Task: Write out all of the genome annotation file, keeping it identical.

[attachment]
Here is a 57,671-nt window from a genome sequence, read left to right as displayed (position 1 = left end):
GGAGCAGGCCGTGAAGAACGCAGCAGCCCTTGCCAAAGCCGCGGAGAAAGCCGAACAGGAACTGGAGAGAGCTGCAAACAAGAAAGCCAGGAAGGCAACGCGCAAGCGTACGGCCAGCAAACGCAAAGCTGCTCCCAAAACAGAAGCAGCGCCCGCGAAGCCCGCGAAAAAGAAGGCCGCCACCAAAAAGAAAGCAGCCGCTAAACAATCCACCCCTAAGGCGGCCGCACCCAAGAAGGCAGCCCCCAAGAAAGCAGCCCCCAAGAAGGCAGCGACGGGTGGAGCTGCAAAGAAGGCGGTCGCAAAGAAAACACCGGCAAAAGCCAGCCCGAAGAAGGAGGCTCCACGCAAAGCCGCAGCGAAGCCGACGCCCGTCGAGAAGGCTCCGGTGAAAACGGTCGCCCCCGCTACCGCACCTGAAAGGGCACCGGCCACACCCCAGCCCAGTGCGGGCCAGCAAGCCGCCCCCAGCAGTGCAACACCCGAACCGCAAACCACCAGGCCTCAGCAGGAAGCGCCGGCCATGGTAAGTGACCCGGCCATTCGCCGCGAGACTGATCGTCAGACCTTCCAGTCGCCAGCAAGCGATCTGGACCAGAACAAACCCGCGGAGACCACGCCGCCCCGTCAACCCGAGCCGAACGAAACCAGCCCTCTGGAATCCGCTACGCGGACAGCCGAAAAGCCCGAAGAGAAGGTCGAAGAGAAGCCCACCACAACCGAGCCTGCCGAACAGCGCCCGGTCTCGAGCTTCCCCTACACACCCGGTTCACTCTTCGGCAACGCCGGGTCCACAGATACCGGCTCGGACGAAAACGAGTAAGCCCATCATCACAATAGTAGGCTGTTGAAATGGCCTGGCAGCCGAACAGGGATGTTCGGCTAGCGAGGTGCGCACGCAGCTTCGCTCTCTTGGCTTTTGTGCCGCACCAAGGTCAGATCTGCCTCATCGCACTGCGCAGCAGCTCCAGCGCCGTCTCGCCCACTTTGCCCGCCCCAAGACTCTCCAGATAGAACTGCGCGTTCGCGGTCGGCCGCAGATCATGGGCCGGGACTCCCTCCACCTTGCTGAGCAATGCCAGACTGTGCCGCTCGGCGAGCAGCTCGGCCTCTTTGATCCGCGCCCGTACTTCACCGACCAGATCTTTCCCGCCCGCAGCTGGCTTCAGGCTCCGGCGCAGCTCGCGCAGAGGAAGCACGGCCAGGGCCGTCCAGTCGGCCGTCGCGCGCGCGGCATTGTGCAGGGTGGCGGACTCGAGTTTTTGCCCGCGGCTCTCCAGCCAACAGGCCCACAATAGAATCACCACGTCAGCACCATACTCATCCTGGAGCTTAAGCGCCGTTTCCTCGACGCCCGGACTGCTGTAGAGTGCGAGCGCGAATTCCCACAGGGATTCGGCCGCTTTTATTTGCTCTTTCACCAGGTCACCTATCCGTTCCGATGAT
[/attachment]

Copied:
Here is a 57,671-nt window from a genome sequence, read left to right as displayed (position 1 = left end):
GGAGCAGGCCGTGAAGAACGCAGCAGCCCTTGCCAAAGCCGCGGAGAAAGCCGAACAGGAACTGGAGAGAGCTGCAAACAAGAAAGCCAGGAAGGCAACGCGCAAGCGTACGGCCAGCAAACGCAAAGCTGCTCCCAAAACAGAAGCAGCGCCCGCGAAGCCCGCGAAAAAGAAGGCCGCCACCAAAAAGAAAGCAGCCGCTAAACAATCCACCCCTAAGGCGGCCGCACCCAAGAAGGCAGCCCCCAAGAAAGCAGCCCCCAAGAAGGCAGCGACGGGTGGAGCTGCAAAGAAGGCGGTCGCAAAGAAAACACCGGCAAAAGCCAGCCCGAAGAAGGAGGCTCCACGCAAAGCCGCAGCGAAGCCGACGCCCGTCGAGAAGGCTCCGGTGAAAACGGTCGCCCCCGCTACCGCACCTGAAAGGGCACCGGCCACACCCCAGCCCAGTGCGGGCCAGCAAGCCGCCCCCAGCAGTGCAACACCCGAACCGCAAACCACCAGGCCTCAGCAGGAAGCGCCGGCCATGGTAAGTGACCCGGCCATTCGCCGCGAGACTGATCGTCAGACCTTCCAGTCGCCAGCAAGCGATCTGGACCAGAACAAACCCGCGGAGACCACGCCGCCCCGTCAACCCGAGCCGAACGAAACCAGCCCTCTGGAATCCGCTACGCGGACAGCCGAAAAGCCCGAAGAGAAGGTCGAAGAGAAGCCCACCACAACCGAGCCTGCCGAACAGCGCCCGGTCTCGAGCTTCCCCTACACACCCGGTTCACTCTTCGGCAACGCCGGGTCCACAGATACCGGCTCGGACGAAAACGAGTAAGCCCATCATCACAATAGTAGGCTGTTGAAATGGCCTGGCAGCCGAACAGGGATGTTCGGCTAGCGAGGTGCGCACGCAGCTTCGCTCTCTTGGCTTTTGTGCCGCACCAAGGTCAGATCTGCCTCATCGCACTGCGCAGCAGCTCCAGCGCCGTCTCGCCCACTTTGCCCGCCCCAAGACTCTCCAGATAGAACTGCGCGTTCGCGGTCGGCCGCAGATCATGGGCCGGGACTCCCTCCACCTTGCTGAGCAATGCCAGACTGTGCCGCTCGGCGAGCAGCTCGGCCTCTTTGATCCGCGCCCGTACTTCACCGACCAGATCTTTCCCGCCCGCAGCTGGCTTCAGGCTCCGGCGCAGCTCGCGCAGAGGAAGCACGGCCAGGGCCGTCCAGTCGGCCGTCGCGCGCGCGGCATTGTGCAGGGTGGCGGACTCGAGTTTTTGCCCGCGGCTCTCCAGCCAACAGGCCCACAATAGAATCACCACGTCAGCACCATACTCATCCTGGAGCTTAAGCGCCGTTTCCTCGACGCCCGGACTGCTGTAGAGTGCGAGCGCGAATTCCCACAGGGATTCGGCCGCTTTTATTTGCTCTTTCACCAGGTCACCTATCCGTTCCGATGAT